Kemp expected to back paid parental leave for state employees

031521 Cartersville: Melanie and Kris Lambert and their sons Connor, 5, and Harrison, 2, prepare the boy’s room for the birth of their third son Hank, who will be taking over Harrison’s crib while he moves to the bunk beds at the family home on Monday, March 15, 2021, in Cartersville. Curtis Compton /
031521 Cartersville: Melanie and Kris Lambert and their sons Connor, 5, and Harrison, 2, prepare the boy’s room for the birth of their third son Hank, who will be taking over Harrison’s crib while he moves to the bunk beds at the family home on Monday, March 15, 2021, in Cartersville. Curtis Compton /

Credit: Curtis Compton /

Credit: Curtis Compton /

After two years of legislative wrangling, Gov. Brian Kemp on Wednesday is expected to sign a bill that would give a quarter-million state employees paid parental leave benefits for the first time.

House Bill 146 grants three weeks of paid time off to workers following the birth, adoption or foster placement of a child.

The legislation, which passed the General Assembly in March with minimal dissent, is a milestone for Georgia, which has long ranked among the bottom of states in terms of providing family benefits. Until four years ago, many Georgia workers couldn’t use earned sick leave to care for an immediate family member.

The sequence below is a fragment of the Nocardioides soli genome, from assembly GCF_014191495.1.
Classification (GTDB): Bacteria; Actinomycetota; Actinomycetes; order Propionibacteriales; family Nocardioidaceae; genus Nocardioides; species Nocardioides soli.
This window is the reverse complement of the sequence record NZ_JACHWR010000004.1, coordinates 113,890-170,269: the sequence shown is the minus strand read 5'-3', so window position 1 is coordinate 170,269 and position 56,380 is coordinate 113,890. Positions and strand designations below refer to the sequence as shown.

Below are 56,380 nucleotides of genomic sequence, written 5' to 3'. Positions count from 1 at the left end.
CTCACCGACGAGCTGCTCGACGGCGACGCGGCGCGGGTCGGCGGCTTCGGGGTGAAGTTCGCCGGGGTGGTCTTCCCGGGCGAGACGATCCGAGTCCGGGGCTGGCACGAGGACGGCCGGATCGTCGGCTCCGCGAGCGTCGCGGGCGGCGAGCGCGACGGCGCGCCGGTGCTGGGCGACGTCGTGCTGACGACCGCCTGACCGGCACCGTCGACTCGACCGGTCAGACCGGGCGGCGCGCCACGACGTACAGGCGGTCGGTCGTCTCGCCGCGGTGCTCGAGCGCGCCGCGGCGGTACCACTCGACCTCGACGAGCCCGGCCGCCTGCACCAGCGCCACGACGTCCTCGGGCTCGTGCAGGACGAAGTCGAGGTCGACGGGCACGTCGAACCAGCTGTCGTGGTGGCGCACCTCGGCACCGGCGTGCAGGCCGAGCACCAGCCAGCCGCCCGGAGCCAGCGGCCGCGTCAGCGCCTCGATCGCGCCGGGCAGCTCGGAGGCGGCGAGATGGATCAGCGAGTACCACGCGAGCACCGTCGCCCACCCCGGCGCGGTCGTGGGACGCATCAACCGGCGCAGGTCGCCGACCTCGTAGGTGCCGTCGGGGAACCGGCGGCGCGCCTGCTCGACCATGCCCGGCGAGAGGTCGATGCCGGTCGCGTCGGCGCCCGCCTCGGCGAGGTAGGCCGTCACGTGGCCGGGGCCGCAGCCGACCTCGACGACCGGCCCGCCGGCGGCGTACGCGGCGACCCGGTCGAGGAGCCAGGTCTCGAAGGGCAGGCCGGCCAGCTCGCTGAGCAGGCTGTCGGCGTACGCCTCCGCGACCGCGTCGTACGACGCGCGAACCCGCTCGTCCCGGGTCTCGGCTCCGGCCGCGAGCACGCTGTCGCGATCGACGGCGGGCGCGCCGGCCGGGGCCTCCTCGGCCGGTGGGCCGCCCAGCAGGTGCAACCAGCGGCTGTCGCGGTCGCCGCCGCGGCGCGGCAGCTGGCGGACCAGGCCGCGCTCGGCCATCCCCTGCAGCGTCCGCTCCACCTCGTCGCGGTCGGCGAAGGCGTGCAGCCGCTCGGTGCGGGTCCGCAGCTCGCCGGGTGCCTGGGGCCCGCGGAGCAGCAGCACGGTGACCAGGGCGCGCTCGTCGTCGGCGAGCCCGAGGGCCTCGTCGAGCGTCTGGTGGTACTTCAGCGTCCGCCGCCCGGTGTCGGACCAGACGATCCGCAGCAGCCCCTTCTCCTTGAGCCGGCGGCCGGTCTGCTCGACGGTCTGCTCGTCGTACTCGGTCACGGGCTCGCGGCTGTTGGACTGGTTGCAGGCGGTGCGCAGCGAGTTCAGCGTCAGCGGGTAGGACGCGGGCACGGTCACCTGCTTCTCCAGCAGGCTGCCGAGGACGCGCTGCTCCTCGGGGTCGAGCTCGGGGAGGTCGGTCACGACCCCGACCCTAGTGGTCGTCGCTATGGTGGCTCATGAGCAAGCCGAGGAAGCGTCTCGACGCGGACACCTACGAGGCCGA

“I think it’s an important step that’s going to help a lot of young families across our state,” said state Rep. Houston Gaines, the Athens Republican who sponsored the parental leave bill. His district includes portions of the University of Georgia, home to many professors and state employees who’d benefit from the measure.

But critics say the bill does not go far enough, especially after the pandemic illuminated discrepancies in the country’s child care system.

State Rep. Kim Schofield of Atlanta was one of eight Democrats to vote against the measure when it came before the House for final approval. She said parents need at least six weeks of paid leave to care for new children.

“We can’t continue to take baby steps when we need giant steps,” she said.

Currently, state employees qualify for 12 weeks of unpaid leave, the minimum required under the federal Family and Medical Leave Act. When Georgia workers give birth to or adopt a child, many must cobble together vacation days, short-term disability and other leave to take time off. For private sector workers, benefits differ by company.

ExploreParental paid leave makes inroads in Georgia after years of resistance

The U.S. is an anomaly among the world’s 40 wealthiest nations in that respect. All others mandate at least some form of paid maternity leave, according to the Paris-based Organisation for Economic Co-operation and Development.

Paid family leave — a term that includes time off to care for a newborn child or sick relative — is available to 21% of workers nationwide, according to the latest federal Bureau of Labor Statistics figures. But that benefit is offered to only 5% of the lowest-paid workers, who often can’t afford to take time off or fear they’ll lose their jobs if they do.